Two groups of plants can be distinguished with respect to photosynthetic behavior in the Karakum desert. Ephemeres and ephemeroids, which finish the life cycle before May, are characterized by high potential photosynthesis. In drought-enduring shrubs and trees (Haloxylon, Calligonum, Salsola, Ephedra) the photosynthesis is lower. At different times of the year, the maximum photosynthesis rates vary as per different life forms: Ephemeres and Ephemeroids coincide with the onset of fructification, end of March – end of April, in Ferula, Carex, Horaninovia. For plants completing the vegetative period at the beginning of the summer, they precede summer dormancy and partial leaf shedding – Smirnovia, Astragalus, Convolvulus. For drought enduring shrubs and trees they occur during the hottest and the driest period in the middle of June.

In the Karakum desert, the water content of the drought enduring species is low and remains almost constant during the day, with water saturation deficits not exceeding 6-15 % even on a midsummer day (sub-lethal saturation deficits are in the range 46-53 %). Photorespiration was found in few species Haloxylon, Aristida, Calligonum.

In sandy desert, three vegetation layers are usually identified:

  • The first layer, formed by shrubs – Haloxylon species, Salsola richteri, Calligonum species, Ephedra strobilacea, 120 -250 cm in height
  • The second layer, 60-90 cm in height, formed by semi-shrubs and high herbs – Artemisia kemrudica, Astragalus species, Aristiuda karelini
  • The Third layer, 15- 25 cm in height, formed by Carex physodes and annuals.

Vegetation of clay deserts mainly formed by shrubs and semi shrubs. The main plants are Haloxylonaphyllum, Salsola orientalis, Salsola gemascens, Salsola arbuscula, Artemisia kemrudica, Artemisia badkhysi, Artemisia turcomanica, Ceratoides papposa. Annual halophytes – Gamacanthus gamocarpa, Halimocnemum longifolia, Halocharis hispida. Grasses and spring ephemeres are also met in these communities. Plant cover is very low.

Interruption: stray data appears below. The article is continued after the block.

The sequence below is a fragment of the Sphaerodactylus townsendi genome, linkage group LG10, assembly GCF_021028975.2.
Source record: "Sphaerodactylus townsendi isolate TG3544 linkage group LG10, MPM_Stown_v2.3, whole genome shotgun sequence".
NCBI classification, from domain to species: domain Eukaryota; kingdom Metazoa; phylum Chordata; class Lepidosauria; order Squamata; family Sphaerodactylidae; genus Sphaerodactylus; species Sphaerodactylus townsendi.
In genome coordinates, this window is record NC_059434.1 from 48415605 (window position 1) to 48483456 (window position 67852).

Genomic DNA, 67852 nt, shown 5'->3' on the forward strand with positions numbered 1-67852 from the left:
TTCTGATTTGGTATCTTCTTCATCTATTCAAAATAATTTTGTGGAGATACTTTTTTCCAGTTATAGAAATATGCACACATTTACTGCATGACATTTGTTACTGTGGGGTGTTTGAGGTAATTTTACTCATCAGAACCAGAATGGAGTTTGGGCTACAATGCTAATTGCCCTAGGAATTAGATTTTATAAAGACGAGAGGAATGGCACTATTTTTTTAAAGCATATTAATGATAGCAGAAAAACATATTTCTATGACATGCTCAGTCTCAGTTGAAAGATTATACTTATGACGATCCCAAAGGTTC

Vegetation of gypsum desert – Haloxylon aphyyllum, Salsola gemascens, Salsola arbuscula, Anabasis salsa, Artemisia kemrudica, Artemisia badkhysi, Artemisiasublessiana, Artemisia terra alba, Artemisia arenaria, Stipa sareptana, Nanopnyton erinaceum, Atriplex cana. Only two plant layares are common in this formation: The upper layer formed by semi shrubs and second layer formed by small herbs (Eremopyrum buonapartis, Carex pachystylis etc).

Vegetation of salt deserts – Halocnemun srobilaceum, Nitraria schoebery, Kalidum capsicum. These communities are confined to soils rich in water soluble salts. Dense patches of halophytes sometimes can be seen on solonchak.

Vegetation of loess deserts – located in foothill of the country, highlands of Karabil and Badkhyz are typical habitats of this formation, know also as ADYR in Turkmen (Bair in Uzbek). Plant communities are formed here mainly by herbs – Carex pachystilis, Poa bulbosa, Eremopirum triticeum, Aegilops juvenali, Psammogeton canescens, Astragalus sp., etc. ferula badrakema and Dorema badkhysi, high ephemerals from Umbeliferae familyform the first layer. They give a specific aspect to this landscape. Artemisia turanica and Artemisia badkhysi (sagebrush) also form several communities in this area.

Tugai vegetation: Vegetation of river valleys is known in Central Asia as - tugai. The areas occupied by tugai jungle have been declining from year to year because of severe human pressure and agricultural reclamation. There are three main formation in tugai: forests, shrubs, herbaceous vegetation. The most common species are the following: Populus ., Salix (Willow)., Tamarix ., Lycium turcomanicum(Kyzgan, dereza turkenstanskaya), Halimodendron halodentron (salt tree)… More than 70 herbaceous plant species form here dense thickets.